We’re used to slooshing this onto our salads or into our frying pans – but spritzing it onto our pulse-points? Well, yes: the fragrant use of olive goes back millennia: the early Arab perfume-makers used it as a base in many of their scented creations, and the Egyptians used it to steep jasmine blossoms, to produce a fragrant oil. Olive has had many other therapeutic benefits: as an aphrodisiac, in healing balms and creams, as sedatives and tonics. (And we’ve noticed that lately it’s having a moment in the sun in the form of olive leaf tea, packed with health-giving antioxidants.) Symbolically, olive leaves represent abundance (as well as glory) – and that’s certainly true of this Mediterranean tree, which is quite a multi-tasker in perfume-terms. The leaves, bark, fruits and flowers all offer different nuances: earthy, peppery, fruity, buttery or subtly herbal.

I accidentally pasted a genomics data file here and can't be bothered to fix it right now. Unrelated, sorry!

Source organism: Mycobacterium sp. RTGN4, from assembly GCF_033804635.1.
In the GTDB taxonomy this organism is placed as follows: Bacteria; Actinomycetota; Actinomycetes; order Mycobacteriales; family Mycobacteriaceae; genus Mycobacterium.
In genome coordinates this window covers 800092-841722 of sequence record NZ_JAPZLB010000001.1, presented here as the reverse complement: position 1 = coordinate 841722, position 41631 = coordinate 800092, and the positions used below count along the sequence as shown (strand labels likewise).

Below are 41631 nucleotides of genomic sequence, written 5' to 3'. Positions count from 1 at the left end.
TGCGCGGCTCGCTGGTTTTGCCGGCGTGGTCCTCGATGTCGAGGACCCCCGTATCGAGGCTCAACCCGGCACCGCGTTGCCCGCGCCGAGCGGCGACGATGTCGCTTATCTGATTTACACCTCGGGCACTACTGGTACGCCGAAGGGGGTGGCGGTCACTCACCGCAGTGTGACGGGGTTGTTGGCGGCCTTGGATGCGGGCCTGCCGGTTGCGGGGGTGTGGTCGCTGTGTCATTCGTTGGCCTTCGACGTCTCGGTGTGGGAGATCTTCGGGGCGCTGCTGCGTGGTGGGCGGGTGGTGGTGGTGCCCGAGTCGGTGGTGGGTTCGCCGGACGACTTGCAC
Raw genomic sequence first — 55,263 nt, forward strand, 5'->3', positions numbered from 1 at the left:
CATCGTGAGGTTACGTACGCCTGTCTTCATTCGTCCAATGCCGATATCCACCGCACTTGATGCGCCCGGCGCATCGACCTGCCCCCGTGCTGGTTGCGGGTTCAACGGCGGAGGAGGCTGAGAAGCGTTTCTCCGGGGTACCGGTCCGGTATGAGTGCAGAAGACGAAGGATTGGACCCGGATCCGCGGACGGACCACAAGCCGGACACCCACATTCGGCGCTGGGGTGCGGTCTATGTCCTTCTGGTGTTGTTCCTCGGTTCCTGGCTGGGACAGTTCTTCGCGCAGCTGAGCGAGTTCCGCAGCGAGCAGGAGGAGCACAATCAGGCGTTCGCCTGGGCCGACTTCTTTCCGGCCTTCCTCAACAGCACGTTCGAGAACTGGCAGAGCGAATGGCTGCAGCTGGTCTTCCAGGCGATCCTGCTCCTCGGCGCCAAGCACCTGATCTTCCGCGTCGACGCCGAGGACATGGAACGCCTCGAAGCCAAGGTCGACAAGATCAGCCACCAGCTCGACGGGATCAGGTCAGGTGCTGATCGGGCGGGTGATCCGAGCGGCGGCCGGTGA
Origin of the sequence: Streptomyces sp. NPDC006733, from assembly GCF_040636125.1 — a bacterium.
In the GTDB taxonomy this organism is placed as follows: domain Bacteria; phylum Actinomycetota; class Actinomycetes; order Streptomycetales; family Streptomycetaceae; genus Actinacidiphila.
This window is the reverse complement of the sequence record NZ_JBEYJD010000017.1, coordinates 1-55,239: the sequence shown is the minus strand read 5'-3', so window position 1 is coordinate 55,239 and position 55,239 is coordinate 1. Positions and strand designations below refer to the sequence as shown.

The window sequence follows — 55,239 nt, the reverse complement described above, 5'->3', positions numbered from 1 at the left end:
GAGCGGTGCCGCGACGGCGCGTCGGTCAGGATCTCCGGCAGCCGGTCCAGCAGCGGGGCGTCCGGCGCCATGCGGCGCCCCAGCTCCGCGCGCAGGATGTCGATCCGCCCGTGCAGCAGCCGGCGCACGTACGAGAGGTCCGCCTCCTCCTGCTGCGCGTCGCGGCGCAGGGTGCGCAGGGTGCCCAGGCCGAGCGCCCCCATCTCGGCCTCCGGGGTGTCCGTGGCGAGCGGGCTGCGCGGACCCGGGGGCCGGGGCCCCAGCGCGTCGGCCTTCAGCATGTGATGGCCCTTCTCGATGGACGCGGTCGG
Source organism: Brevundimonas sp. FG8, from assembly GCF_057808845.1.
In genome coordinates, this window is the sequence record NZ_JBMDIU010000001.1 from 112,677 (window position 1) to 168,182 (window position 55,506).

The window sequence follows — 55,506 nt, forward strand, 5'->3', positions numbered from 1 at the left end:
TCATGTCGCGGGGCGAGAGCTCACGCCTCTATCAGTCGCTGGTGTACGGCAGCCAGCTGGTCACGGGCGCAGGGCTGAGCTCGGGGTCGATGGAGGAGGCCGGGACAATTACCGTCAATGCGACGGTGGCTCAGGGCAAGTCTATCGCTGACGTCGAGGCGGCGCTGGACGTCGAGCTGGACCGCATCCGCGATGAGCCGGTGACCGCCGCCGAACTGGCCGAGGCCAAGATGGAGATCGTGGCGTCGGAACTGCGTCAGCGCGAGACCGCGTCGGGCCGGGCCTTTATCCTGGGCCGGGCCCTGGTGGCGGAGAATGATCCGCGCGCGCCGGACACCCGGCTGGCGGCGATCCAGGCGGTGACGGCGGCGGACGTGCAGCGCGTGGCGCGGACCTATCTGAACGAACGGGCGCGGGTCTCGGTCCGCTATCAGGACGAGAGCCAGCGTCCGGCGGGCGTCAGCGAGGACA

Smell olive in:
4160 Tuesdays The Gin Garden